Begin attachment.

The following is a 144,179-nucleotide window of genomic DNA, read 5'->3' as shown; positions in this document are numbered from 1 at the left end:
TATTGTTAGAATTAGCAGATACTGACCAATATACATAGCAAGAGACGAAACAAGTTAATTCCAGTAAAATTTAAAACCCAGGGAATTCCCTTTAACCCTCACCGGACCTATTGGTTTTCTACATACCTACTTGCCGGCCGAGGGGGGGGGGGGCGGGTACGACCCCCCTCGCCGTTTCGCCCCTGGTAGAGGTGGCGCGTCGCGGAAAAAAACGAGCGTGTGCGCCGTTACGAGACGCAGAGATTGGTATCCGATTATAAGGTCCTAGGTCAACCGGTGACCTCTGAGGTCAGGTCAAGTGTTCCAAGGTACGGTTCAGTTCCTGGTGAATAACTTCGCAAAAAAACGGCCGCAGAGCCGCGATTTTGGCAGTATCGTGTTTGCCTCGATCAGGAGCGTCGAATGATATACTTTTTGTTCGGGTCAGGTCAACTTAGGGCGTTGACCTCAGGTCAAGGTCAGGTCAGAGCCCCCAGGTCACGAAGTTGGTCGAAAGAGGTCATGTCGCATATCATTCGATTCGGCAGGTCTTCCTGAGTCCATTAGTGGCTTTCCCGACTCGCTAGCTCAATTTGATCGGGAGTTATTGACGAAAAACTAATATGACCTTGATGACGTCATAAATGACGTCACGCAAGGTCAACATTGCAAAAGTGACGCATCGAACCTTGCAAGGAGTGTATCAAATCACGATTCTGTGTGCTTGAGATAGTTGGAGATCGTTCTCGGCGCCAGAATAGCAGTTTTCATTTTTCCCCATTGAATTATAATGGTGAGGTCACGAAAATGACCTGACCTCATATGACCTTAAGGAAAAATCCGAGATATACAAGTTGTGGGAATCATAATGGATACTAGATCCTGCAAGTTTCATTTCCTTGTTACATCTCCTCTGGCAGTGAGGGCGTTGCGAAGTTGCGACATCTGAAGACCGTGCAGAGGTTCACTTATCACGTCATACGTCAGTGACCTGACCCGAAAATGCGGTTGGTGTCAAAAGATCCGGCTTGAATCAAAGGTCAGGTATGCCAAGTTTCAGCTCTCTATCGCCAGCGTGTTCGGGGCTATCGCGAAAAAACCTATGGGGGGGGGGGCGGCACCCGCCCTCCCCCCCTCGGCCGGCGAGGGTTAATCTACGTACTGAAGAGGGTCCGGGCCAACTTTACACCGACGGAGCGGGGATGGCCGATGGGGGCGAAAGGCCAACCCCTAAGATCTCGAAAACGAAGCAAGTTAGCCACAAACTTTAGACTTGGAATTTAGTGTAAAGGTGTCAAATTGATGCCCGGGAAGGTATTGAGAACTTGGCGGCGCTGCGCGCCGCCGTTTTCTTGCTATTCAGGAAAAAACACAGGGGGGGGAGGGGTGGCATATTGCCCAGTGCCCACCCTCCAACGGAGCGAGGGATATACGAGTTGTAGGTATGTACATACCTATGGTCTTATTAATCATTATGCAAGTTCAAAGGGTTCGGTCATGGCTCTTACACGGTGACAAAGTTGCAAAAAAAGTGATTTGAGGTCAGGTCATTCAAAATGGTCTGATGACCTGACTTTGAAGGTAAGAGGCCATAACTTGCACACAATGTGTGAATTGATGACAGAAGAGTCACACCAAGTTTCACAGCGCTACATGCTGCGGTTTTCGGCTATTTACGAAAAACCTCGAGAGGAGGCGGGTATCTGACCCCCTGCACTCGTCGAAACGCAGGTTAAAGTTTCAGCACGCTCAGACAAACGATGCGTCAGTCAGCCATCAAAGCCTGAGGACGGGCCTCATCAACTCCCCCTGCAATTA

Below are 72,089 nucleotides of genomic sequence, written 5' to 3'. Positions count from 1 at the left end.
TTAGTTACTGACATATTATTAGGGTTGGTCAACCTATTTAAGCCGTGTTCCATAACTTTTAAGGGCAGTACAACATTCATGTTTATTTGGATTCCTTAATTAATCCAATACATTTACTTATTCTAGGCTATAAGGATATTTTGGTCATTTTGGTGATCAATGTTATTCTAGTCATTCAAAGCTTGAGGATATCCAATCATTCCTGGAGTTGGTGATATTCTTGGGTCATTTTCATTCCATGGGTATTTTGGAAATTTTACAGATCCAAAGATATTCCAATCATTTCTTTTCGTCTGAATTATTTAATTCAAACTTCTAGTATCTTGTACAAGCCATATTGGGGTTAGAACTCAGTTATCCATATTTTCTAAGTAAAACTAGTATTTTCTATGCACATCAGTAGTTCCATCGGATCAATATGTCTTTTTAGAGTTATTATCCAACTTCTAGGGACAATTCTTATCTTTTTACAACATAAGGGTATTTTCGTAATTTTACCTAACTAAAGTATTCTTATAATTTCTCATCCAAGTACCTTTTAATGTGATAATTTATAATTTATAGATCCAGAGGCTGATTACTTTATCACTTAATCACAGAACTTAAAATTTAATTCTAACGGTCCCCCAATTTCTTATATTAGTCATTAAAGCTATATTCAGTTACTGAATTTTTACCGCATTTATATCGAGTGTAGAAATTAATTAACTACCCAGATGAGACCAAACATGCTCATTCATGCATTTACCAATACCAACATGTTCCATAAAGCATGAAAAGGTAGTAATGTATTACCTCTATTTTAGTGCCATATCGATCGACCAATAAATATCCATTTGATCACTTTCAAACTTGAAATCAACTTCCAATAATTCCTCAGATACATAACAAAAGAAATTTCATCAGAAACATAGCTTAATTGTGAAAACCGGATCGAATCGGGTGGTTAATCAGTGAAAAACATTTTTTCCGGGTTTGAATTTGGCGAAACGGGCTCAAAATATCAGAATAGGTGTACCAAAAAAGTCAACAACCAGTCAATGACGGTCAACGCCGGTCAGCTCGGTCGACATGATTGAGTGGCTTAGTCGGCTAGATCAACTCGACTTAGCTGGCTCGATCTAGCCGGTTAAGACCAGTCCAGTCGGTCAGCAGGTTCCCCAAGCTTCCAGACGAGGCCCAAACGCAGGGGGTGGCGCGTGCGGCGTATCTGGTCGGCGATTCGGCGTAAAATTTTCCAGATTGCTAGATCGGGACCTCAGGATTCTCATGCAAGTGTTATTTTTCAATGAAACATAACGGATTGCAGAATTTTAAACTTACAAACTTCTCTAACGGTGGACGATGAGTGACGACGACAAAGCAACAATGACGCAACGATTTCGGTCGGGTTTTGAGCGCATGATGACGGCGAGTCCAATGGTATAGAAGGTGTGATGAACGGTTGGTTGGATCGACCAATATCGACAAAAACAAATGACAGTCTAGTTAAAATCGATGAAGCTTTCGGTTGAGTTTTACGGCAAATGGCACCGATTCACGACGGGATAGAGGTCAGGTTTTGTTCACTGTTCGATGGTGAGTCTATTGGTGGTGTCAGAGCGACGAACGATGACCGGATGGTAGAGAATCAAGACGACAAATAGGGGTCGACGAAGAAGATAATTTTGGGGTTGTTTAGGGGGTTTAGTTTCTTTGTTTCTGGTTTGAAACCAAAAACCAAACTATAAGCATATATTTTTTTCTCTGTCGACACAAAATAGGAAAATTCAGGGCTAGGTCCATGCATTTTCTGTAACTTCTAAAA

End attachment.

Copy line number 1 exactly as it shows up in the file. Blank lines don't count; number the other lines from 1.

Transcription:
The following is a 144,179-nucleotide window of genomic DNA, read 5'->3' as shown; positions in this document are numbered from 1 at the left end: